Good Reading : March 2008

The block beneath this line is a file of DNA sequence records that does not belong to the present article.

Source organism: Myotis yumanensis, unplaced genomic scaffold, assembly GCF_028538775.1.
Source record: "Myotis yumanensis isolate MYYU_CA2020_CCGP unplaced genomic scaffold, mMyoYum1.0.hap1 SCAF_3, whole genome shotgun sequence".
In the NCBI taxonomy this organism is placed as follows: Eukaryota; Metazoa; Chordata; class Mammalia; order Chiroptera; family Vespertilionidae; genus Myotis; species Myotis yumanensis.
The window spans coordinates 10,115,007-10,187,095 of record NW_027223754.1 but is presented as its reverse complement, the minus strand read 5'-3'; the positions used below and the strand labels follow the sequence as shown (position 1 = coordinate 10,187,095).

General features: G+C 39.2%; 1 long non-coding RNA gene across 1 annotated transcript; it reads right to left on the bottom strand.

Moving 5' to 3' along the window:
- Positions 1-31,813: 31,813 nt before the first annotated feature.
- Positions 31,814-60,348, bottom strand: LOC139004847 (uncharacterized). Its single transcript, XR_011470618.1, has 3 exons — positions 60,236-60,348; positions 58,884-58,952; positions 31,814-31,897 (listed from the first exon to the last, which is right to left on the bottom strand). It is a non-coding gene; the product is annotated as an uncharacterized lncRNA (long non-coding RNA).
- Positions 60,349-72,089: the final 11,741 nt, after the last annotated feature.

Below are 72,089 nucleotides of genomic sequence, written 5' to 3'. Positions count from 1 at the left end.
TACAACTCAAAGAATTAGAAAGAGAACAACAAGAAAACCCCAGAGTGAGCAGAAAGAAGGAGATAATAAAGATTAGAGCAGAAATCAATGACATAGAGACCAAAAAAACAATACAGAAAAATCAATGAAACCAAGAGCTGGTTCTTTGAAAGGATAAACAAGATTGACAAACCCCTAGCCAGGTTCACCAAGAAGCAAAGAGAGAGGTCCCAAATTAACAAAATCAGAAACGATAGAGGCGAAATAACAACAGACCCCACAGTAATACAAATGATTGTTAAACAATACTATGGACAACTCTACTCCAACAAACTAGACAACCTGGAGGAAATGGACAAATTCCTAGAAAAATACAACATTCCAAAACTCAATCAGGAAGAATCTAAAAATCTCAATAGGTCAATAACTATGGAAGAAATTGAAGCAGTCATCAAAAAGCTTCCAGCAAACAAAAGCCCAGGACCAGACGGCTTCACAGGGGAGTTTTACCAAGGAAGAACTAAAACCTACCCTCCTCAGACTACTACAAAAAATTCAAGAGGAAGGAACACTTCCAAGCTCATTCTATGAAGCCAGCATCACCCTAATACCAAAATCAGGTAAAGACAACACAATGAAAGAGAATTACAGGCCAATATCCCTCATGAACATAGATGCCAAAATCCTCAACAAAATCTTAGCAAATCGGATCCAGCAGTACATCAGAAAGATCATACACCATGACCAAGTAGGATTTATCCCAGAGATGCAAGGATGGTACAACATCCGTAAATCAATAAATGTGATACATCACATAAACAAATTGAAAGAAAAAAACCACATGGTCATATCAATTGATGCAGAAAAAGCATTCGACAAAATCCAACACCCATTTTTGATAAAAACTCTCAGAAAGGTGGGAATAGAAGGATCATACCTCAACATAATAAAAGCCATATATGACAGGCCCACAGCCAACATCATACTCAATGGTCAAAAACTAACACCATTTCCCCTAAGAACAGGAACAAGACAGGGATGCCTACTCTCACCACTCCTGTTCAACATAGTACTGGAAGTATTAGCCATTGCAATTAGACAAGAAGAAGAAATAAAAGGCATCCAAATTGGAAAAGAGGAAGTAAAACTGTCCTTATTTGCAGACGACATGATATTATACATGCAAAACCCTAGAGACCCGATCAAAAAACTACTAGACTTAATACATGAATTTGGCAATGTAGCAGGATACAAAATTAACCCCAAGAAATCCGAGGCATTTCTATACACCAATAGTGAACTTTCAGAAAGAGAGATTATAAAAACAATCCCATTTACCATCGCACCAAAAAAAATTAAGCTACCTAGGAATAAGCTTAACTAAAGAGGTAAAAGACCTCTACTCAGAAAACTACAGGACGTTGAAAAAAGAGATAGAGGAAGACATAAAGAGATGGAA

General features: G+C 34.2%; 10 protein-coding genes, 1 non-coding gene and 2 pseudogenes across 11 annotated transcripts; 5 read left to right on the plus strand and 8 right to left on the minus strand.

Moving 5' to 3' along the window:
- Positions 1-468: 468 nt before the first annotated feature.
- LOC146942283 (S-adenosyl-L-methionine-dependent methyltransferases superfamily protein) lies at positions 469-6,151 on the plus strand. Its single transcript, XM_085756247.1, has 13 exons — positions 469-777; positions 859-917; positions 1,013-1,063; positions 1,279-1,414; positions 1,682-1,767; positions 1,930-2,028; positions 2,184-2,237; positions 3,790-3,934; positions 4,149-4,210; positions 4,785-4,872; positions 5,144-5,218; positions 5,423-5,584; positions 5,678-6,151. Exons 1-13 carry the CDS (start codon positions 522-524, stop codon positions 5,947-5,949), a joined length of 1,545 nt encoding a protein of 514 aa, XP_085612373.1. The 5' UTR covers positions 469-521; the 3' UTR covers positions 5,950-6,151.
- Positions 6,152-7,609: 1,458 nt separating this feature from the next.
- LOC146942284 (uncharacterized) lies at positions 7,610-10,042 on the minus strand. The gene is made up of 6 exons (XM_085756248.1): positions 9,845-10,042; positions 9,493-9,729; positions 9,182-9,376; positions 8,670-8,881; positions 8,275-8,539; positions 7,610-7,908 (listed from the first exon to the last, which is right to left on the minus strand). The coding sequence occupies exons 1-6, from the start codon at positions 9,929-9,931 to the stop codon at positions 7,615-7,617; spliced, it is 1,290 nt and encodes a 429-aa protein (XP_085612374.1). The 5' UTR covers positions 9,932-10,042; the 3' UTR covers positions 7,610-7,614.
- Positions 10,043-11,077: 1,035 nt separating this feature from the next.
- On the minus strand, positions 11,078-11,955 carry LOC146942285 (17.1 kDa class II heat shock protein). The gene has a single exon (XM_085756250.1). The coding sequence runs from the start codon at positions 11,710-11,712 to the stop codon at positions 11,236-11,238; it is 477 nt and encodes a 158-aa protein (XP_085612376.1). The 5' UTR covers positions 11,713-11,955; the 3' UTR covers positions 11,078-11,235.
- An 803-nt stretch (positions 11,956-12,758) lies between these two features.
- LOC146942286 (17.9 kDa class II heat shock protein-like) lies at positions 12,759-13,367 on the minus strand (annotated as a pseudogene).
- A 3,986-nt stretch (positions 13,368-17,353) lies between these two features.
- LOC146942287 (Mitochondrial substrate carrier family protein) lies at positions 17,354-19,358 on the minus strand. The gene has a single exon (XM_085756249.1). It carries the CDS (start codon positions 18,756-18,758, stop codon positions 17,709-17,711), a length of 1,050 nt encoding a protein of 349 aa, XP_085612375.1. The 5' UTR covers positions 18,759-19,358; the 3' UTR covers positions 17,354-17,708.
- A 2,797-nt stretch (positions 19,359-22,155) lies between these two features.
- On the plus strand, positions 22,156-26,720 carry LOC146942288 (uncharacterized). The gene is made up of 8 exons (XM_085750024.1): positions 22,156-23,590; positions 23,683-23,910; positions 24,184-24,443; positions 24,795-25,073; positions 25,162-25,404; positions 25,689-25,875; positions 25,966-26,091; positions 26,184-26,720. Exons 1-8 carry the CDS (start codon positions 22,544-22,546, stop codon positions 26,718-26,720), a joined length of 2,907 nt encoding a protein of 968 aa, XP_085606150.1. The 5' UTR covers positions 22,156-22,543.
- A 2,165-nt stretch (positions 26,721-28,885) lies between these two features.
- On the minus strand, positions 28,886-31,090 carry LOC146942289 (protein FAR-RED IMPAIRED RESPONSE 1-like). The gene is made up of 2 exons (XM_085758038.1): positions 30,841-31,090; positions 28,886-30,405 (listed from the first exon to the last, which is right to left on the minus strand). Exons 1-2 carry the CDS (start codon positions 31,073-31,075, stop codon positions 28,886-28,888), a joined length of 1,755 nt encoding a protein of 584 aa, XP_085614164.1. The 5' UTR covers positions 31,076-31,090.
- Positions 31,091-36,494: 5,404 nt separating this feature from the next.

foreword THE YEAR OF MAGICAL THINKING BY JOAN DIDION based on her best-selling memoir Over the course of one year celebrated American essayist and novelist Joan Didion lost her soul-mate and their only child. A love letter to a child and a tribute to an extraordinary, unconventional marriage, The Year Of Magical Thinking captures the compassion, humour and bewilderment of a ﬁercely intelligent woman whose world lurches suddenly from the ordinary to the unimaginable. ‘REMARKABLE. IT WILL BREAK YOUR HEART.’ THE NEW YORK TIMES with ROBYN NEVIN director CATE BLANCHETT associate director JENNIFER FLOWERS lighting designer NICK SCHLIEPER Originally Produced by Scott Rudin, Roger Berlind, Debra Black, Daryl Roth and The Schubert Organization. Executive Producers: Stuart Thompson, John Barlow WHARF 1, SYDNEY THEATRE COMPANY FROM 25 MARCH 2008 bookings (02) 9250 1777 ticketek 132 849 SYDNEYTHEATRE.COM.AU/MAGICAL associate sponsor Sydney Theatre Company presents ‘THE THEATRICAL EVENT OF THE SEASON – AND RIGHTLY SO.’ THE OBSERVER I’m writing this fore- word with a heavy heart, because it is my last for gr. For purely personal reasons, I have resigned and will be leaving the magazine when this issue goes to the printer. Well, I’ll no longer be the editor, but I’m very much looking forward to continuing to write for the magazine, so it isn’t a total ‘goodbye’. I have enjoyed this job more, I think, than any other in my (very long) career. I have always been involved in books and publishing and have relished the interaction with authors, booksellers and publisher colleagues, but this last two-and-a- half years at gr has been made extra special by you, the readers.You are a fantastic bunch, and I’ve thoroughly enjoyed talking to you, writing to you, and occasionally spar ring with you! I’ll miss you. But things won’t change so very much, because the new editor is very well known to you all: Rowena Cseh, the owner and publisher of the magazine. Rowena will be ably assisted by Paula Grunseit, a writer, reviewer, editor and librarian of long standing. If Rowena and Paula enjoy their roles half as much as I have mine, everyone is in for a cracking good time! This month’s issue is, as usual, crammed with things bookish and writerly. I spoke to the creators of the fabulous ‘Spiderwick Chronicles’, now a major film (page 12). Ben Neparstek (who seems to get younger, not older, as time goes by − have you made a pact with the devil, Ben?) talked to Siri Hustvedt, bestselling American writer and, coincidentally, wife of bestselling American writer Paul Auster.They are both in Australia this month to attend Adelaide Writers’Week, whose director, Rose Wight, features in ‘Me, my shelf, I’ on page 9. Grant Hansen, whose erudite articles about Australian history books have appeared over the past couple of years, brings us up to date in his latest round-up of the genre on page 18, and we hear from authors Jesse Blackadder (page 21) and Mireille Juchau (page 52) about writing their latest novels. Sarah Seeberg tells us about the English language bookshops in her adopted city, Basel, on page 22, and Desmond O’Grady visits the splendid Alexandria Library on page 43. A glorious book featuring a unique natural history collection is our coffee table selection on page 46, and the book bite is the tantalising first chapter of The Art of Love by Elizabeth Edmondson. Well, there it is. That’s yer lot from me. I had to leave, really, before the photograph at the top of this column (taken in 2005) ear ned me a visit from the fraud squad. Farewell, and fare well.